I have said to a few colleagues this year that if I went back into the classroom in September, having spent just one year in ITE, I would be a better teacher. Better because a year of teaching about the big theories which have shaped education over the last century has reminded me that I once new them quite well. I certainly remember beginning my career all those years ago with a determination to teach in particular ways and with a sense of which approaches I held with and which I wasn't so sure about.

After eleven years of 'doing it' in the primary classroom though I had become frustrated. Over the course of this year the the reasons for that frustration have gradually become more clear, to the point where I can now say with some confidence that the vacuum of ideas, values and philosophy had alienated me. The current culture in education is one in which teachers are forced to be goal driven. We look at what we are expected to achieve and everything we do is aimed at this.

I can't remember the last time, whilst teaching, I sat down with colleagues and discussed what we collectively valued or believed was important, or established common philosophies as a starting point for curriculum development. I don't think I even heard the word 'Pedagogy' after graduating! Practice was driven by desired outcomes, almost never by beliefs. We look at our eventual goal and say "we'll do x or y to achieve it." We never say "this is what we believe, therefore we'll do x or y". The semantic difference between these two approaches is a small one. The difference in practice is vast. Especially when you consider that many of the goals themselves are being set by someone else and read something like.... 'All pupils must make progress in the (1 hr) lesson,' something any teacher will tell you is in itself a nonsense.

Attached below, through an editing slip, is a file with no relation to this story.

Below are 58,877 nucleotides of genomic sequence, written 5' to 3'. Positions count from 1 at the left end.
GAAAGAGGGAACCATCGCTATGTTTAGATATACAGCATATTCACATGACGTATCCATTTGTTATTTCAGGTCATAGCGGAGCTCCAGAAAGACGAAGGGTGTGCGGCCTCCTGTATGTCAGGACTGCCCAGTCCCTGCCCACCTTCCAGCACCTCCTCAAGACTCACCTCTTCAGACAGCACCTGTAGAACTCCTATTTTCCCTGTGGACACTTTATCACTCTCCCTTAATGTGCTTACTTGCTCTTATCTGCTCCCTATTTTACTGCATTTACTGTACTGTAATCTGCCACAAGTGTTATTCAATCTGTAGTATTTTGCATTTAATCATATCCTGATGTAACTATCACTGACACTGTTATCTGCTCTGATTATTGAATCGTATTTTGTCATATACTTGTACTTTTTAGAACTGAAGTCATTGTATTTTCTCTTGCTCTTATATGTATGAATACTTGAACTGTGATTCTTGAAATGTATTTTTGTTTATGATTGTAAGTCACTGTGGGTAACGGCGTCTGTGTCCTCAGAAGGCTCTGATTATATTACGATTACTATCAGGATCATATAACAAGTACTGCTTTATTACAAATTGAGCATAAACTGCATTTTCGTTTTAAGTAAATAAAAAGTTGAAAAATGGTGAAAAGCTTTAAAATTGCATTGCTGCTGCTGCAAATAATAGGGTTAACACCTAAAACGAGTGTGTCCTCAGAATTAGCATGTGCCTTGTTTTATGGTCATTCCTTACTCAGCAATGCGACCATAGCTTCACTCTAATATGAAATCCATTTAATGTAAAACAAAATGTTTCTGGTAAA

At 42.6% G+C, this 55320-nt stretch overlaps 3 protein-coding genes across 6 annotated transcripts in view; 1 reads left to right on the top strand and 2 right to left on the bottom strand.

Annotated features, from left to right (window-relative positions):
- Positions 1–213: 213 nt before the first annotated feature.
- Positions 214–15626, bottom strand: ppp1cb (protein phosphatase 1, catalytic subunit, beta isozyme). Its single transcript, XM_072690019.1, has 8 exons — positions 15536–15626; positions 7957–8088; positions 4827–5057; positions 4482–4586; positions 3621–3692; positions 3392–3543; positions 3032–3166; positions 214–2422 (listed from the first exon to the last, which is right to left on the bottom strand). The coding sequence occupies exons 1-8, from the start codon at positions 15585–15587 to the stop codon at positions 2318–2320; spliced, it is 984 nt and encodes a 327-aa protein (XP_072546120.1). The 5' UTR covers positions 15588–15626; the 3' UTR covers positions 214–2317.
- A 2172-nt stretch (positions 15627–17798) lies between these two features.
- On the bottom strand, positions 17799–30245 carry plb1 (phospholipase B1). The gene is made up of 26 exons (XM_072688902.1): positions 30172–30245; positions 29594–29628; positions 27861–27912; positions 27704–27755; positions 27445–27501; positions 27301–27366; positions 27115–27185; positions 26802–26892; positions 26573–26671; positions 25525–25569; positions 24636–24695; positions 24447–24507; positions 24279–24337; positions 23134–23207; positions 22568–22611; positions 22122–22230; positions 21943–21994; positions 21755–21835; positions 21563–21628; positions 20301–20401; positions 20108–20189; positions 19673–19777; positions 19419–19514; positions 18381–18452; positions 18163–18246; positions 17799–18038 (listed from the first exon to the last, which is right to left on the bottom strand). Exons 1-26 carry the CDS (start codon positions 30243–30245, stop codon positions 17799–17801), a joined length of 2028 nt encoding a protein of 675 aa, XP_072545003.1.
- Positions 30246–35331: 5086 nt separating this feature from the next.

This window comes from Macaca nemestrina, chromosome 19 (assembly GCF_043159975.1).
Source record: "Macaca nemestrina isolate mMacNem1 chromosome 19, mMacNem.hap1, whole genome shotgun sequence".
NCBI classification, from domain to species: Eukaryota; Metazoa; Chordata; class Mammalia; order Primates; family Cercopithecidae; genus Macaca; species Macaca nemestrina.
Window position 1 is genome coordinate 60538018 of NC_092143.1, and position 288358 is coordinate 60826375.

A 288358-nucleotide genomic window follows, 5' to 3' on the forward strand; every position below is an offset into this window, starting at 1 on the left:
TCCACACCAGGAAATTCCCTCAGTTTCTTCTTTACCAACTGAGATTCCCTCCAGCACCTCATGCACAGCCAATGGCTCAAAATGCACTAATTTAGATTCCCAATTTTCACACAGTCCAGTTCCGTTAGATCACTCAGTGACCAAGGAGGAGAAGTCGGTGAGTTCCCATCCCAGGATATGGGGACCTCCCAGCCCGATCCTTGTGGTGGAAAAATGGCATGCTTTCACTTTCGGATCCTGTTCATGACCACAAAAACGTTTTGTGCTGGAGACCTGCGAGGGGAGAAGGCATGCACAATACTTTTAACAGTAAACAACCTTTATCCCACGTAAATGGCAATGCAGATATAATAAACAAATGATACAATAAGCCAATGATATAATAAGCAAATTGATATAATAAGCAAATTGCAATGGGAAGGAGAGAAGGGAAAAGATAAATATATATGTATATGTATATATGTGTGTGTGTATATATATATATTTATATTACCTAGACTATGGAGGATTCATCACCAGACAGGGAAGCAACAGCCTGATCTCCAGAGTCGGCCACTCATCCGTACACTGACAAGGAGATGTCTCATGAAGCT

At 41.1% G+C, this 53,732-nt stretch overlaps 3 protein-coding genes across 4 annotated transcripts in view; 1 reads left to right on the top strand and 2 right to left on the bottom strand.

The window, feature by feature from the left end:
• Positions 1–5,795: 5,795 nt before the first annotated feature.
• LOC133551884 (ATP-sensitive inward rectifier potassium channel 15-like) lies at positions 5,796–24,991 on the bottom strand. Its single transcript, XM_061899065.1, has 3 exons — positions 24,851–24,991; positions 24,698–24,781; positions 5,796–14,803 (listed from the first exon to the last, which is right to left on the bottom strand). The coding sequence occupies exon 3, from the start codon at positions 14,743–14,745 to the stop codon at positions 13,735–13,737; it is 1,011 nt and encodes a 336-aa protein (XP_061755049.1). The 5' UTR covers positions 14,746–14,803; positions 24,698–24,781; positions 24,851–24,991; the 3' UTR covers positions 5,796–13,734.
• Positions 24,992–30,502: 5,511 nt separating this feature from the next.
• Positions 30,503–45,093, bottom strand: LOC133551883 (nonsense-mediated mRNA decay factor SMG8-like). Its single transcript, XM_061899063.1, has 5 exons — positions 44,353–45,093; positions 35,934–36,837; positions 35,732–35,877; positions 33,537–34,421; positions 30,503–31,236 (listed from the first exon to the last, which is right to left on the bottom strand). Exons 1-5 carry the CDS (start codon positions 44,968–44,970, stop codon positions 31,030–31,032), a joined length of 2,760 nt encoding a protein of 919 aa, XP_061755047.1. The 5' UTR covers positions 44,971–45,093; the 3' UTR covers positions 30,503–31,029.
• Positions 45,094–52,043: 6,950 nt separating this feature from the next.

So, I ask, where's the pedagogy? Where are the educational beliefs? How did our profession, which is a wonderful mixture of psychology, sociology, physical, emotional and neurological development lose touch with ideas and become dominated by pragmatism?

Tuesday, 18 May 2010

What were we thinking??

Let's imagine you, as an employee, were monitored, judged and valued against a set of assessments whose outcomes you had only partial control over. Let's also assume that you were remunerated according to these same outcomes. And let's, for argument's sake, assume that the criteria for these assessments were inconsistent with the realities of performing your daily routines and that they ignored a range of key determining factors, well outside of your control. Now let's add into the mix the idea that others would be using these outcomes to make judgments about you and the quality of your work, many of whom have little or no real idea what you job entails or how your institution operates; and others who once did your job, but not well enough to keep doing it, now use these assessment outcomes to make judgements about you. And finally, just for good measure, we'll imagine that a list was published every year which compared you and your work place against all the others who do the same work.

Now let's imagine that you had the opportunity to choose not to do those assessments. Wouldn't you jump at the chance??? To keep doing your job well, in dialogue with you colleagues about how maintain the quality of your work. Developing from the inside, based on the values and philosophies that you hold dear.

Only 15% of primary schools in England opted to boycott SATs this year. 15%!!! The proverbial spanner was dangled near the wheel, but decidedly not shoved in!